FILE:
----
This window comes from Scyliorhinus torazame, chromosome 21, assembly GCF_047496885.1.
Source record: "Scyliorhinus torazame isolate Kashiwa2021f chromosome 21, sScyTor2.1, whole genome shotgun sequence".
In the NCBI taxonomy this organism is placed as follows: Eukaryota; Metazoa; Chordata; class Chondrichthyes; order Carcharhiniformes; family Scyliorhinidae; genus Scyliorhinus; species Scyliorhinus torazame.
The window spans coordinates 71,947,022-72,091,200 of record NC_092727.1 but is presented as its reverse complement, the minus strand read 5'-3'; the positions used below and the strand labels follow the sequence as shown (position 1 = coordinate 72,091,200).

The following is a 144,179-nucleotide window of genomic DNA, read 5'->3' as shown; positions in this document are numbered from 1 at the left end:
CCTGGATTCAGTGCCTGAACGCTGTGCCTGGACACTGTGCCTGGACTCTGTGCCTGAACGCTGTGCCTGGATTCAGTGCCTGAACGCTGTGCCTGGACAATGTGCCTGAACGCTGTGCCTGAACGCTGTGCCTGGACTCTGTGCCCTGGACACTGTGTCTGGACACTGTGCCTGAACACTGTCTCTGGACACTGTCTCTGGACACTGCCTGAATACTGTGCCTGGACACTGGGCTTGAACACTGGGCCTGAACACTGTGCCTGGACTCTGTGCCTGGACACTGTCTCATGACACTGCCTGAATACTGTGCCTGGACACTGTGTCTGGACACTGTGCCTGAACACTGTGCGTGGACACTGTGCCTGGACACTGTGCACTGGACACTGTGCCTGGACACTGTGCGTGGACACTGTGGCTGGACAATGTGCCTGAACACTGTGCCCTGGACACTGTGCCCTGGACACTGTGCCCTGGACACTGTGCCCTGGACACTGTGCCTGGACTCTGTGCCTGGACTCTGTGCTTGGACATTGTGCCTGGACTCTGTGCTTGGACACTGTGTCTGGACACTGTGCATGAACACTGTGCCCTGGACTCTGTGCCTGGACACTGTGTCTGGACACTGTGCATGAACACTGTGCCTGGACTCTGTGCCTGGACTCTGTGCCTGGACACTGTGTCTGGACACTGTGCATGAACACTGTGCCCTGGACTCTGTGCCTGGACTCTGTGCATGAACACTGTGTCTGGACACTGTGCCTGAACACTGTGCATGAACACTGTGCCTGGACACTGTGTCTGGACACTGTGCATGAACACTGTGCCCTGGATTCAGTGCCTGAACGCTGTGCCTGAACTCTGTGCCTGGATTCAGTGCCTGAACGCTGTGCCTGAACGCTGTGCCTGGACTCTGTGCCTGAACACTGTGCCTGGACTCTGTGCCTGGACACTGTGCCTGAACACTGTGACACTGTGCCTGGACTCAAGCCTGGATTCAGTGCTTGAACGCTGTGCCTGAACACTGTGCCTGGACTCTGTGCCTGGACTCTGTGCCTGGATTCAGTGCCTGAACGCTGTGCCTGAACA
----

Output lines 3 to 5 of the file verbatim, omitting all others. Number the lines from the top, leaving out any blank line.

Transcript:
In the NCBI taxonomy this organism is placed as follows: Eukaryota; Metazoa; Chordata; class Chondrichthyes; order Carcharhiniformes; family Scyliorhinidae; genus Scyliorhinus; species Scyliorhinus torazame.
The window spans coordinates 71,947,022-72,091,200 of record NC_092727.1 but is presented as its reverse complement, the minus strand read 5'-3'; the positions used below and the strand labels follow the sequence as shown (position 1 = coordinate 72,091,200).

The following is a 144,179-nucleotide window of genomic DNA, read 5'->3' as shown; positions in this document are numbered from 1 at the left end: